Add broth to your noodles until only a small island of noodle is left peeking out. Top the small island with a mousseline scallop, garnish with fresh bacon, chopped chives and jalapeños.

Stand back and enjoy a dish well done.

Bratwurst: “Brat” Is Right!–Charcutepalooza Challenge #7

Let me start this post by saying that despite all the drama in its creation, we ended up with perfectly wonderful bratwurst in the end.

The Procurement Process

This recipe calls for something called “Soy Protein Concentrate.” Upon reading that ingredient, I thought no problem, Whole Foods will have it or maybe GNC. Publix may even have it. Think of it no more. And then I got to Publix, and Soy Protein Concentrate is not what I thought it was–some kind of fake milk or maybe a supplement. Instead of doing the smart thing then and there and ordering it online, I went to GNC. No luck. And Whole Foods, where after half an hour of increasing frustration and two stock guys help, I Googled what I needed the soy for. Hmmm… well, that’s interesting. Turns out Soy Protein Concentrate may or may not be this stuff called TVP or Textured Vegetable Protein. Or, it may be a powder in a big bottle that looks like the Creatine bottle. Or it could be neither. I left Whole Foods with a dubious bag of Textured Soy Protein that kind of looked like a bag of off-color lava rocks, but no real idea if this is what I was supposed to get, or if I felt good about putting weird rock things in my sausage at all.

The meat, thankfully, was no problem to source. Our butcher at Laurenzo’s Italian Market had the veal, pork shoulder and fat back we needed on hand and also offered to grind the meat for us and had hog casings in stock if we needed them as well. We opted to grind the meat ourselves, but the offer was appreciated. We didn’t happen to need casings this trip, having some left over from last month’s Italian sausage, but we will definitely order casings from them vs. online next time.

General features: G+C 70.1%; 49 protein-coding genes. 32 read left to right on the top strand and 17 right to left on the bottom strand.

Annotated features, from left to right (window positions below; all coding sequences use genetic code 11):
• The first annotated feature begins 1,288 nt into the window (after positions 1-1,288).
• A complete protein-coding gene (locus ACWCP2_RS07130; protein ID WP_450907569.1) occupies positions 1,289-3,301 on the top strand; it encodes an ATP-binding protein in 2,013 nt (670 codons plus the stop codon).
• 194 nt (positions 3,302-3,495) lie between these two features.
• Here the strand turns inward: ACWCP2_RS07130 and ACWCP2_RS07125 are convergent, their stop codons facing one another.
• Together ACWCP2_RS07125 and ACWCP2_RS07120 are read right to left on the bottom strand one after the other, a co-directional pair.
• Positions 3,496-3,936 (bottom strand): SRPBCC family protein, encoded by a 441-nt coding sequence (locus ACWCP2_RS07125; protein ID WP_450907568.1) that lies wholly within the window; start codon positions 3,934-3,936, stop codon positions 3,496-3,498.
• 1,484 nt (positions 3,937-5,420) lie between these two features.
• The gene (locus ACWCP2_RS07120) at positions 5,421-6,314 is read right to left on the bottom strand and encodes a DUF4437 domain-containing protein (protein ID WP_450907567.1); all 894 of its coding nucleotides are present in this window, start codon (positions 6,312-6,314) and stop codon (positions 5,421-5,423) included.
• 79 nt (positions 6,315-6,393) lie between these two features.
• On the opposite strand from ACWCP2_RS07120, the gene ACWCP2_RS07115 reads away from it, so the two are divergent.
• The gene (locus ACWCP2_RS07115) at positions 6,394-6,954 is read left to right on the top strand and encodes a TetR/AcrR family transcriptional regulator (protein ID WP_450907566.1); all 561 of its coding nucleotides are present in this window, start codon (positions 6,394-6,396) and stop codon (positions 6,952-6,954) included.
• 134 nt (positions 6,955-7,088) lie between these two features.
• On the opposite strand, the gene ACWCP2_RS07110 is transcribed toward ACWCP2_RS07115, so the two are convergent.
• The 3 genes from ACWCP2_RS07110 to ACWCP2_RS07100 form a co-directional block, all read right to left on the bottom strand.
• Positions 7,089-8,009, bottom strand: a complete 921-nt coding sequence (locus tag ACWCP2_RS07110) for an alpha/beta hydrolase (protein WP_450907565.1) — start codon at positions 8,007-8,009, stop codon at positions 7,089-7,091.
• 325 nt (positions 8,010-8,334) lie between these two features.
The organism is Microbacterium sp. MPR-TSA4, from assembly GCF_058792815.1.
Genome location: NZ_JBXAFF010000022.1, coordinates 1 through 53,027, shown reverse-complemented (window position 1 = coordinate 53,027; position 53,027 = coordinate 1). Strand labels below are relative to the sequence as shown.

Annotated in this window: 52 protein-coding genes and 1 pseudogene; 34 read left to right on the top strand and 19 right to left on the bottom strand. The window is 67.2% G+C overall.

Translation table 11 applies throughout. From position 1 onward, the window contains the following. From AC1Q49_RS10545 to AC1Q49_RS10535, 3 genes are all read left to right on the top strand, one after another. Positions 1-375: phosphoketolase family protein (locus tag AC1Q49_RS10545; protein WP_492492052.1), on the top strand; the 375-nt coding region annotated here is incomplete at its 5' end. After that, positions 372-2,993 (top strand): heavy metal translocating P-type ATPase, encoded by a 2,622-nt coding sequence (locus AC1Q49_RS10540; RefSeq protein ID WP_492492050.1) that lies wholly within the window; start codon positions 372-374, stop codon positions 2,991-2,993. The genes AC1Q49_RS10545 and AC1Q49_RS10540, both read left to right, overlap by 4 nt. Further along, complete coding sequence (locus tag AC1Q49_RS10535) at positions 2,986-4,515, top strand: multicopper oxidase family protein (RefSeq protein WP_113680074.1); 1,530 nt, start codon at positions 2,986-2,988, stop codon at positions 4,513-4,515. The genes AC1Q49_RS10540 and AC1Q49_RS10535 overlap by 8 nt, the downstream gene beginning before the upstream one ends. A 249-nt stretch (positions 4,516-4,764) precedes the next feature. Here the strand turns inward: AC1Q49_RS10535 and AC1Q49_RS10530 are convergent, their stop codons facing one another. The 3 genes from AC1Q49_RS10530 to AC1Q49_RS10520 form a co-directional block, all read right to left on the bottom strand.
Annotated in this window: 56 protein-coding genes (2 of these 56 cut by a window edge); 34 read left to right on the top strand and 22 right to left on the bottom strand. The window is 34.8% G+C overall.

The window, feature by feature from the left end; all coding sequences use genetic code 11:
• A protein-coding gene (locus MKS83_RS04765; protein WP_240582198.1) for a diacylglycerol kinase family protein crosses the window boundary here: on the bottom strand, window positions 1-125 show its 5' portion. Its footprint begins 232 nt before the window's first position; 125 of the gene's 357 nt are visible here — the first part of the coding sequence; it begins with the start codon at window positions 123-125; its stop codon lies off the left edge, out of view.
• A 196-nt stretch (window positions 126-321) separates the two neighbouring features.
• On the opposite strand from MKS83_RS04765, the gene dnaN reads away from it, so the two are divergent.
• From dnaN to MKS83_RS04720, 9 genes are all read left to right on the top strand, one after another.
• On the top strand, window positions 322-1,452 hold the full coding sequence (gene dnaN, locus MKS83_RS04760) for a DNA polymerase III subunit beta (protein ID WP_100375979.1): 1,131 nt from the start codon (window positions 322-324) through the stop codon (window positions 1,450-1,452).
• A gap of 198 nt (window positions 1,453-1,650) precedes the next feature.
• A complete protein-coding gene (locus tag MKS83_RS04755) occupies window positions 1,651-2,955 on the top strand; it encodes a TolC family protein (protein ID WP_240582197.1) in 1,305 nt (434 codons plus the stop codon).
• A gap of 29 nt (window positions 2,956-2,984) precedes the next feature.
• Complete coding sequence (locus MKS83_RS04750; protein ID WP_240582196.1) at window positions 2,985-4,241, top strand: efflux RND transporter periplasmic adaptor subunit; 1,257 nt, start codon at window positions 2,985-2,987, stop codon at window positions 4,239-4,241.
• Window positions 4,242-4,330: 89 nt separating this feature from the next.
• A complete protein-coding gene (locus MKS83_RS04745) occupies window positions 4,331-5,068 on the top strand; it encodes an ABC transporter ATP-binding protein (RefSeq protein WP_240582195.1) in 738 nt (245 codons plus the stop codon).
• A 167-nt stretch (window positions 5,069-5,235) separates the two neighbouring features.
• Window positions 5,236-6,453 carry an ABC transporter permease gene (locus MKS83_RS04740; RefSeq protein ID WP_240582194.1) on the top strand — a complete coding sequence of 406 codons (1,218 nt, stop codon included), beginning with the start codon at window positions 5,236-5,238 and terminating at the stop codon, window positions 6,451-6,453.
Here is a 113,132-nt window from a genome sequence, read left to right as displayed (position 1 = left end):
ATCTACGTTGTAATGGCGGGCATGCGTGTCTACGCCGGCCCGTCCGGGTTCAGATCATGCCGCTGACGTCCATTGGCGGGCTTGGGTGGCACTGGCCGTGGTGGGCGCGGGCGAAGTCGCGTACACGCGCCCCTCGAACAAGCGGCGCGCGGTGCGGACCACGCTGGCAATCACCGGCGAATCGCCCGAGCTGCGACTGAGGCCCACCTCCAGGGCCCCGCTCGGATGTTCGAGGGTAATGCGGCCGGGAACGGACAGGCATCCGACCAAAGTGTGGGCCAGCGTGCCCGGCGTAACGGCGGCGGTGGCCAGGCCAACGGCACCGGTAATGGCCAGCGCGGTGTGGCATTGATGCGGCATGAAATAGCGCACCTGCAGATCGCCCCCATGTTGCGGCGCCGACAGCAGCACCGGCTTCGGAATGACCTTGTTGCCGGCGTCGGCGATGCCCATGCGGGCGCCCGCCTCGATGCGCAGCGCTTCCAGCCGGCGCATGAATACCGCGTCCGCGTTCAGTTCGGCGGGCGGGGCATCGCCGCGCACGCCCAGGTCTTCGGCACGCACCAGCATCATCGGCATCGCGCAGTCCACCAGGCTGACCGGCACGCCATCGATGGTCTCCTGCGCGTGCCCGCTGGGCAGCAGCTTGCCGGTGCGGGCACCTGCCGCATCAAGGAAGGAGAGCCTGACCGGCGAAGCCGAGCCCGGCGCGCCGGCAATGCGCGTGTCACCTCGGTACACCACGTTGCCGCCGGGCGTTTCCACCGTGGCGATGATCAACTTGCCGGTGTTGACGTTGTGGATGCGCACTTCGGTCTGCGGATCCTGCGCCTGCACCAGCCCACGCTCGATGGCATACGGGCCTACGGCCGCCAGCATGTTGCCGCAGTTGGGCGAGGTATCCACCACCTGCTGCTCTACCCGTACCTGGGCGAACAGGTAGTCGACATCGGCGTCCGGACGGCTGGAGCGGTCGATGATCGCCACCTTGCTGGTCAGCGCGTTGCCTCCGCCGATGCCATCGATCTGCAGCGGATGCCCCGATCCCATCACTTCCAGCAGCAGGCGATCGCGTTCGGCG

I know I’ve said it before, and I’ll say it again: if you are lucky enough to have a butcher in your vicinity, visit them. Visit them often. Butchers not only often have better prices on meat than big supermarket chains, they have better quality. Butchers, by and large, are also a passionate bunch about what they are doing and are more than willing to discuss the merits of a certain cut of meat for a particular preparation and will also make sure you are getting the best product for your money. Our butcher is great, and always more than willing to help with any questions I may have. He also does special orders, and can get most anything I could want in a reasonable amount of time. Special fancy buzzword-laden meat is great and all, but I will pick the meat my local business procures 9 times out of 10 for its freshness, quality, and to support my community.